69. ^ a b c Wilkes 1992, p. 203: "Papirius Carbo. Strabo (7.5, 3) identifies the Pannonian peoples as Breuci, Andizetes, Ditiones, Pirustae, Maezaei and Daesitiates."
  70. ^ J. J. Wilkes, Dalmatia, Tome 2 of History of the Provinces of the Roman Empire, 1969, page 534
  71. ^ a b Wilkes 1992, p. 218: "Except for the Latobici and Varciani, whose names are Celtic, the civitates of Colapiani, Jasi, Breuci, Amantini and Scordisci were Illyrian."
  72. ^ a b Wilkes 1992, p. 207: "The war was a savage affair and the main resistance to the Romans came from the Breuci and Amantini in the Sava valley. The young males were rounded up and sold as slaves in Italy, a quite exceptional action"
  73. ^ Wilkes 1992, p. 81: "the Breuci with Scilus Bato, Blaedarus, Dasmenus, Dasius, Surco, Sassaius, Liccaius and Lensus, and the Amantini and Scordisci around Sirmium with Terco and Precio, Dases and Dasmenus"
  74. ^ a b Wilkes 1992, p. 256: "... reign of Trajan (AD 98-117), does the Roman citizenship begin to appear among the Illyrian communities of southeast Pannonia, the Andizetes, Scordisci and Breuci."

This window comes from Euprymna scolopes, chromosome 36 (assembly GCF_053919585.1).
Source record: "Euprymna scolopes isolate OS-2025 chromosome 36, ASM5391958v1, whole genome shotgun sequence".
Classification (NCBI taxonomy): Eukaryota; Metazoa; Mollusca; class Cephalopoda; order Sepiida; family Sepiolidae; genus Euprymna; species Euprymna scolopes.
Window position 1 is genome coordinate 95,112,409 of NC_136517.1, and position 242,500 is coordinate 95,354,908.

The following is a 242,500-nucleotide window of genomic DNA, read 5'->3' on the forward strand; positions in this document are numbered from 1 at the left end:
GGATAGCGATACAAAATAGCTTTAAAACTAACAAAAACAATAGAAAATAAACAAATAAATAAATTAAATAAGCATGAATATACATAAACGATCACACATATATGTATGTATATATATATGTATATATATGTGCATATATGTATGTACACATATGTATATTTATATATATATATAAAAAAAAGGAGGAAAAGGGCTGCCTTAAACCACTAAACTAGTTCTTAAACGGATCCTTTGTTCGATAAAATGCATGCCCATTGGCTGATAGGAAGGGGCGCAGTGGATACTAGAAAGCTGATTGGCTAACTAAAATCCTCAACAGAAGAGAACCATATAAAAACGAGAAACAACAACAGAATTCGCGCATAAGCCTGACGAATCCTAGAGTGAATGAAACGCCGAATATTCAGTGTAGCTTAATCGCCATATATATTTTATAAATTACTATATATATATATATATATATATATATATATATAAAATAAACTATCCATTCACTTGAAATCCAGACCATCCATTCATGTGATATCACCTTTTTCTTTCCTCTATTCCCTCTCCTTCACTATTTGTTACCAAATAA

75. ^ Dacia: Land of Transylvania, Cornerstone of Ancient Eastern Europe by Ion Grumeza, ISBN 0-7618-4465-1, 2009, page 51, "Many Scordisci and Breuci settled in Dacia nevertheless and were eventually absorbed into the local population."
  76. ^ The Cambridge Ancient History, Vol. 10: The Augustan Empire, 43 BC-AD 69 (Volume 10) by Alan Bowman, Edward Champlin, and Andrew Lintott, 1996, page 176, "Daesitiates was soon matched by rebellion of the Breuci in Pannonia, headed by Pinnes and another Bato."
  77. ^ Wilkes 1992, p. 81: "In Roman Pannonia the Latobici and Varciani who dwelt east of the Venetic Catari in the upper Sava valley were Celtic but the Colapiani of the Colapis (Kulpa) valley were Illyrians ..."
  78. ^ The Cambridge Ancient History, Vol. 10: The Augustan Empire, 43 BC-AD 69 (Volume 10) by Alan Bowman, ISBN 0-521-26430-8, 1996, page 579
  79. ^ Oto Luthar (2008). "Prehistory: History Created by Archaeology". The Land Between: A History of Slovenia. Peter Lang. p. 36. ISBN 978-3-631-57011-1.